On the other side, Yordano Ventura is a mechanical mess. He’s walked more than he has struck out in 37 innings of work, so that has overshadowed his low BABIP and really soft contact. Ventura’s 13.3 percent line drive rate is exceptional and his hard-contact rate of 26.3 percent is right in line with his career average. But, he’s walked 16.6 percent of batters faced. He’s gone with a lot of changeups this year, which is very interesting because it has come at the expense of his fastball usage. He’s throwing the curve just as much. His fastball velocity is down a bit and his command of that pitch has been poor.

Will Boston be patient enough to force him to throw that straight fastball in the mid-90s? If so, they’ll win this game and do so convincingly. If not, Ventura can have some success with weak contact. The value is gone, since this line has basically moved 20 cents, but Boston has to be the only option if you must play it.


Miami (-130) at Philadelphia; Total: 7.5

Another very big mover here today as Adam Conley went from a -105 “pick ‘em” to a -130 favorite. The betting market seems to be out on Jerad Eickhoff, who started well and has bottomed out here of late. Conley allowed four earned runs over his first 19 innings this season and has now allowed 16 earned runs over his last 21.2 innings of work. He also had 21 K over those first three starts. He has 15 over his last four.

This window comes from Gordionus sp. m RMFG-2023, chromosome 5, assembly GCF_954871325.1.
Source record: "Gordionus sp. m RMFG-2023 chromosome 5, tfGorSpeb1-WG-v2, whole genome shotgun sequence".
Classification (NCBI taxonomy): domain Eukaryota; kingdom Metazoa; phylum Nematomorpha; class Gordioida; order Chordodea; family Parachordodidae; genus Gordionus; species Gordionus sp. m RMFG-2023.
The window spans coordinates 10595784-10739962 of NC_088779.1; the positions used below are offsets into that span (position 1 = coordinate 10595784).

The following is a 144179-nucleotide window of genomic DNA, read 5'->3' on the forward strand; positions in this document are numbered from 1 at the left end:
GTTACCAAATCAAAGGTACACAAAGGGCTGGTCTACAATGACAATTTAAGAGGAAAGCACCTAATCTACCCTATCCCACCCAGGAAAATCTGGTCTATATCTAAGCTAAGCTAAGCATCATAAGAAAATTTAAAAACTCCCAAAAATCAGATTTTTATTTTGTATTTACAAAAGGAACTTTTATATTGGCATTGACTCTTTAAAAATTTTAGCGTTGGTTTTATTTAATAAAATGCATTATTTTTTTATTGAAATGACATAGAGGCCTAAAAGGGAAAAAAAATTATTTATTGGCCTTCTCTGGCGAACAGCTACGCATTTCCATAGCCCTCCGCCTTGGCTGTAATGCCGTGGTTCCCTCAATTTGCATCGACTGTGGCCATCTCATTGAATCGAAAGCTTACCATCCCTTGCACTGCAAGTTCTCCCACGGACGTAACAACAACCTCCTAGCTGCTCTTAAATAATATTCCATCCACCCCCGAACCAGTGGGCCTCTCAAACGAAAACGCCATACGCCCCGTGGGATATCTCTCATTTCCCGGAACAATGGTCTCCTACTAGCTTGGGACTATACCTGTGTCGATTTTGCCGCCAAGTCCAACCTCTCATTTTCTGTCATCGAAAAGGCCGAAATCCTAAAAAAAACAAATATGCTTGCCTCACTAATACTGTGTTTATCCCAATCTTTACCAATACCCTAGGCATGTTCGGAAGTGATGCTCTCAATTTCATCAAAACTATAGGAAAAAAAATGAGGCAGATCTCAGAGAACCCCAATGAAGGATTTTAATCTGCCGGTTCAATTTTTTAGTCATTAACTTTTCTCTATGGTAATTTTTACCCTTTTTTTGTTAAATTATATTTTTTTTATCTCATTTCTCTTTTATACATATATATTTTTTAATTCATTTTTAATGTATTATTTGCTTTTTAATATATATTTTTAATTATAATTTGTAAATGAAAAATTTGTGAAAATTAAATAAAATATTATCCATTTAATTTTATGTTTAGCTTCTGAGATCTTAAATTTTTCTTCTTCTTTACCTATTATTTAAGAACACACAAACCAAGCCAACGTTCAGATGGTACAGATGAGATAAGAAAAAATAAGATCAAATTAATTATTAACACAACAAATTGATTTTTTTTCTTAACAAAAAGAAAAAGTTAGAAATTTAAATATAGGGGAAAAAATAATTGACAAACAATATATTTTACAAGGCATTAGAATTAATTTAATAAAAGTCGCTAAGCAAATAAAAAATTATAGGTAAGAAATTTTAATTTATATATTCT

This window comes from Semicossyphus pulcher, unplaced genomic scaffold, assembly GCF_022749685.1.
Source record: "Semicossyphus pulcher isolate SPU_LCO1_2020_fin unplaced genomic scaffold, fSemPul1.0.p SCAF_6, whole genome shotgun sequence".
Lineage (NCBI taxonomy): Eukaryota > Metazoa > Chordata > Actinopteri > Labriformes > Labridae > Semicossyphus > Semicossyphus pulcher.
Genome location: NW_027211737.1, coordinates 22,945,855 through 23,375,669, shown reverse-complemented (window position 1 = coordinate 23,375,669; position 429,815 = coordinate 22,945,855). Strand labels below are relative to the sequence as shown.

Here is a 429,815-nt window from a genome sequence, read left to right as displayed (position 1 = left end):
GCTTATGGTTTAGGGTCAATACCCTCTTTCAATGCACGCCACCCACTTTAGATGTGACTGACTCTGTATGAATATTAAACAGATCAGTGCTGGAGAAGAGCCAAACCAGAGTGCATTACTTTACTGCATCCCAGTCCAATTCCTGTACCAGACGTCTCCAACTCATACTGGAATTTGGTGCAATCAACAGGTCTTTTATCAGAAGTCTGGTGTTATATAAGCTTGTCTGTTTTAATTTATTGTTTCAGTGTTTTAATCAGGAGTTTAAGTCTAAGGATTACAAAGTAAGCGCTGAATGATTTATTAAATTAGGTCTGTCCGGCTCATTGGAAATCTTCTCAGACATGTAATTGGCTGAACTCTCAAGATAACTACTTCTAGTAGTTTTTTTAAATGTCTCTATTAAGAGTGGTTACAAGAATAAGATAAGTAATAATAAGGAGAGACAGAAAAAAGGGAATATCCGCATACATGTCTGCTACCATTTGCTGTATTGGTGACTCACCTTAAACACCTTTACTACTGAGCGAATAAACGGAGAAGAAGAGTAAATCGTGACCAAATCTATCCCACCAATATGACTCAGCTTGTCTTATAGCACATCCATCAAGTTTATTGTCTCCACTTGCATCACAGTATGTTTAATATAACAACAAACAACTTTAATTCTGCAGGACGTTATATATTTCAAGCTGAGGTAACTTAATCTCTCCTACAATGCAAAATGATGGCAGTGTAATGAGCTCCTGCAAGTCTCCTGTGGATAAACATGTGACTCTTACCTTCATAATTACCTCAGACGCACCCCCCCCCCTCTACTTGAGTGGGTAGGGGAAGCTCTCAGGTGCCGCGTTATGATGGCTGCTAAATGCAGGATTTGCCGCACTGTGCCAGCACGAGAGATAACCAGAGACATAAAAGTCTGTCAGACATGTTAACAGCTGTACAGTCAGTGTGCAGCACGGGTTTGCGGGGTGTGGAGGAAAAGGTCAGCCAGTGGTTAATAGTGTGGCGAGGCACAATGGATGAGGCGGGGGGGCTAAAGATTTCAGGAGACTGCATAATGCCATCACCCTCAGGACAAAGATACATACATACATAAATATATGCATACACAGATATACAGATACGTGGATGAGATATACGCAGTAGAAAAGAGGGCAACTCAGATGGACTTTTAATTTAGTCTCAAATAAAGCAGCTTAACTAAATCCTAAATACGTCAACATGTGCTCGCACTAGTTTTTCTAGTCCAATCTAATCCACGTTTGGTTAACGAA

It is a little bit rare to see the market come in against a guy with a 4.43 ERA and a 3.59 xFIP. Eickhoff has great K/BB rates and a decent HR rate. His 65.9 percent strand rate is his biggest problem.

The Phillies come into this game 27th in wOBA against LHP, which is probably part of the reason behind the move on the Marlins with Conley on the hill. Conley has been somewhat of a feast or famine pitcher this season. He’s given up zero runs in three starts, four runs in three starts, and three runs in one inning in his 2016 debut. He has averaged over a strikeout per inning and the Phillies have struck out a lot against LHP this season.